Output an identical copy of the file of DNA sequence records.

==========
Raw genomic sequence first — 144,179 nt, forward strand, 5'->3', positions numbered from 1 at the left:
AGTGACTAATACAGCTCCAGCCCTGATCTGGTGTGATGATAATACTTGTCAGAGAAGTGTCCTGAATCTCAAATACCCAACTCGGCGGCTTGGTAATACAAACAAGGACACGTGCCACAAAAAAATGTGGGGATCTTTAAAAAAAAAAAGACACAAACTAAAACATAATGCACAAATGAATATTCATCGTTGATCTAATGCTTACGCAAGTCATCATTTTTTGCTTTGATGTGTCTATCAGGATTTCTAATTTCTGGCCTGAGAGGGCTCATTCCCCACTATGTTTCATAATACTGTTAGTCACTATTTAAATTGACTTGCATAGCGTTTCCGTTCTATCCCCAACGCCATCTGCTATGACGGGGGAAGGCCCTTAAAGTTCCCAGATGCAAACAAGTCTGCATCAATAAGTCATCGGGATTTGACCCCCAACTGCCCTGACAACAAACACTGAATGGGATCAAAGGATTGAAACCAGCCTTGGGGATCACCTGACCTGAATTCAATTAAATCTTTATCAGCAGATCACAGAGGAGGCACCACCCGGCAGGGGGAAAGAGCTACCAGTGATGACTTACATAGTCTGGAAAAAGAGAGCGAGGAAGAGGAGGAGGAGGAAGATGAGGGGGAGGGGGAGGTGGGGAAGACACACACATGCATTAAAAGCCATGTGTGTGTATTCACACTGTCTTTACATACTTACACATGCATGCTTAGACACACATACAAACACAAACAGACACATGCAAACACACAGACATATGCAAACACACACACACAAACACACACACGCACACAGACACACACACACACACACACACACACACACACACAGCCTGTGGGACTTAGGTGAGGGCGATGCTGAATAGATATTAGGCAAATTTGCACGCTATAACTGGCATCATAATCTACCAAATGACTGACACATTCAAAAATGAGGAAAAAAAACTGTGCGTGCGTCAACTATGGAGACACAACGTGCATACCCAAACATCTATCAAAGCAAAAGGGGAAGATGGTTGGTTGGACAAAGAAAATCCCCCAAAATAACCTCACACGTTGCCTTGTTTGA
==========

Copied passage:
Raw genomic sequence first — 144,179 nt, forward strand, 5'->3', positions numbered from 1 at the left:
AGTGACTAATACAGCTCCAGCCCTGATCTGGTGTGATGATAATACTTGTCAGAGAAGTGTCCTGAATCTCAAATACCCAACTCGGCGGCTTGGTAATACAAACAAGGACACGTGCCACAAAAAAATGTGGGGATCTTTAAAAAAAAAAAGACACAAACTAAAACATAATGCACAAATGAATATTCATCGTTGATCTAATGCTTACGCAAGTCATCATTTTTTGCTTTGATGTGTCTATCAGGATTTCTAATTTCTGGCCTGAGAGGGCTCATTCCCCACTATGTTTCATAATACTGTTAGTCACTATTTAAATTGACTTGCATAGCGTTTCCGTTCTATCCCCAACGCCATCTGCTATGACGGGGGAAGGCCCTTAAAGTTCCCAGATGCAAACAAGTCTGCATCAATAAGTCATCGGGATTTGACCCCCAACTGCCCTGACAACAAACACTGAATGGGATCAAAGGATTGAAACCAGCCTTGGGGATCACCTGACCTGAATTCAATTAAATCTTTATCAGCAGATCACAGAGGAGGCACCACCCGGCAGGGGGAAAGAGCTACCAGTGATGACTTACATAGTCTGGAAAAAGAGAGCGAGGAAGAGGAGGAGGAGGAAGATGAGGGGGAGGGGGAGGTGGGGAAGACACACACATGCATTAAAAGCCATGTGTGTGTATTCACACTGTCTTTACATACTTACACATGCATGCTTAGACACACATACAAACACAAACAGACACATGCAAACACACAGACATATGCAAACACACACACACAAACACACACACGCACACAGACACACACACACACACACACACACACACACACACAGCCTGTGGGACTTAGGTGAGGGCGATGCTGAATAGATATTAGGCAAATTTGCACGCTATAACTGGCATCATAATCTACCAAATGACTGACACATTCAAAAATGAGGAAAAAAAACTGTGCGTGCGTCAACTATGGAGACACAACGTGCATACCCAAACATCTATCAAAGCAAAAGGGGAAGATGGTTGGTTGGACAAAGAAAATCCCCCAAAATAACCTCACACGTTGCCTTGTTTGA